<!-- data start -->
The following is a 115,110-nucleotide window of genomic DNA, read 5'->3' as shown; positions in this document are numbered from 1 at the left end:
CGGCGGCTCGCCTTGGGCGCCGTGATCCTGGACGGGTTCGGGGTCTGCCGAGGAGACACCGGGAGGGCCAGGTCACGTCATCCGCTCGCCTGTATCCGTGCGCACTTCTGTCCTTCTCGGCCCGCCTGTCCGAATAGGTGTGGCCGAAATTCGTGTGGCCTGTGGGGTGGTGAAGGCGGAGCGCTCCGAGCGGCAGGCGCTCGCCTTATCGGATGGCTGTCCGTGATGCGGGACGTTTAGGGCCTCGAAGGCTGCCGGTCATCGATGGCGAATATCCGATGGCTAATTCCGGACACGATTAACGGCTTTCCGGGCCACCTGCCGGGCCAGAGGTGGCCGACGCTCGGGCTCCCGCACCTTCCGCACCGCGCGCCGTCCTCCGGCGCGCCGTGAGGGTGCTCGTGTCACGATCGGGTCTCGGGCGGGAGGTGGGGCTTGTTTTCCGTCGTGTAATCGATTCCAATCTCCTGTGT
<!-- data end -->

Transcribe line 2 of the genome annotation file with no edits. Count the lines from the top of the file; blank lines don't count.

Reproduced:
CGGCGGCTCGCCTTGGGCGCCGTGATCCTGGACGGGTTCGGGGTCTGCCGAGGAGACACCGGGAGGGCCAGGTCACGTCATCCGCTCGCCTGTATCCGTGCGCACTTCTGTCCTTCTCGGCCCGCCTGTCCGAATAGGTGTGGCCGAAATTCGTGTGGCCTGTGGGGTGGTGAAGGCGGAGCGCTCCGAGCGGCAGGCGCTCGCCTTATCGGATGGCTGTCCGTGATGCGGGACGTTTAGGGCCTCGAAGGCTGCCGGTCATCGATGGCGAATATCCGATGGCTAATTCCGGACACGATTAACGGCTTTCCGGGCCACCTGCCGGGCCAGAGGTGGCCGACGCTCGGGCTCCCGCACCTTCCGCACCGCGCGCCGTCCTCCGGCGCGCCGTGAGGGTGCTCGTGTCACGATCGGGTCTCGGGCGGGAGGTGGGGCTTGTTTTCCGTCGTGTAATCGATTCCAATCTCCTGTGT